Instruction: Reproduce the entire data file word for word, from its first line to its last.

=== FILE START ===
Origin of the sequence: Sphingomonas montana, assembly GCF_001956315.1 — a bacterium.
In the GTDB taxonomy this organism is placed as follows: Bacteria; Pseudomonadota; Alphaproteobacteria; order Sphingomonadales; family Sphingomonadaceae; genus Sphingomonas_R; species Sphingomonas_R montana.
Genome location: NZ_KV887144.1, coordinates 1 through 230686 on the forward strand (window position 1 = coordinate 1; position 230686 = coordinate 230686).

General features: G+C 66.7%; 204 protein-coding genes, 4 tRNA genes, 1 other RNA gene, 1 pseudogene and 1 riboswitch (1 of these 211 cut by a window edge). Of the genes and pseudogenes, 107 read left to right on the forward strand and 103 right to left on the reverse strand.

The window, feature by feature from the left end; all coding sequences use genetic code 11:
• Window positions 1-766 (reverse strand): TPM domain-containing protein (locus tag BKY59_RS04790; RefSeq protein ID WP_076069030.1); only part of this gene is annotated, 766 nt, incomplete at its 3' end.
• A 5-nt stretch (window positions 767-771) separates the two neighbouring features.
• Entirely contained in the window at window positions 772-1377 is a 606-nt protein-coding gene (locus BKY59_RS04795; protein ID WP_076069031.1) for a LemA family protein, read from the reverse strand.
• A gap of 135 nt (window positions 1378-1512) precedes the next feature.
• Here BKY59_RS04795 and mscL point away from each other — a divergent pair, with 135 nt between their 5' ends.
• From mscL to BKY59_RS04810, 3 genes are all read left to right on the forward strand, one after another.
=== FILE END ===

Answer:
Origin of the sequence: Sphingomonas montana, assembly GCF_001956315.1 — a bacterium.
In the GTDB taxonomy this organism is placed as follows: Bacteria; Pseudomonadota; Alphaproteobacteria; order Sphingomonadales; family Sphingomonadaceae; genus Sphingomonas_R; species Sphingomonas_R montana.
Genome location: NZ_KV887144.1, coordinates 1 through 230686 on the forward strand (window position 1 = coordinate 1; position 230686 = coordinate 230686).

General features: G+C 66.7%; 204 protein-coding genes, 4 tRNA genes, 1 other RNA gene, 1 pseudogene and 1 riboswitch (1 of these 211 cut by a window edge). Of the genes and pseudogenes, 107 read left to right on the forward strand and 103 right to left on the reverse strand.

The window, feature by feature from the left end; all coding sequences use genetic code 11:
• Window positions 1-766 (reverse strand): TPM domain-containing protein (locus tag BKY59_RS04790; RefSeq protein ID WP_076069030.1); only part of this gene is annotated, 766 nt, incomplete at its 3' end.
• A 5-nt stretch (window positions 767-771) separates the two neighbouring features.
• Entirely contained in the window at window positions 772-1377 is a 606-nt protein-coding gene (locus BKY59_RS04795; protein ID WP_076069031.1) for a LemA family protein, read from the reverse strand.
• A gap of 135 nt (window positions 1378-1512) precedes the next feature.
• Here BKY59_RS04795 and mscL point away from each other — a divergent pair, with 135 nt between their 5' ends.
• From mscL to BKY59_RS04810, 3 genes are all read left to right on the forward strand, one after another.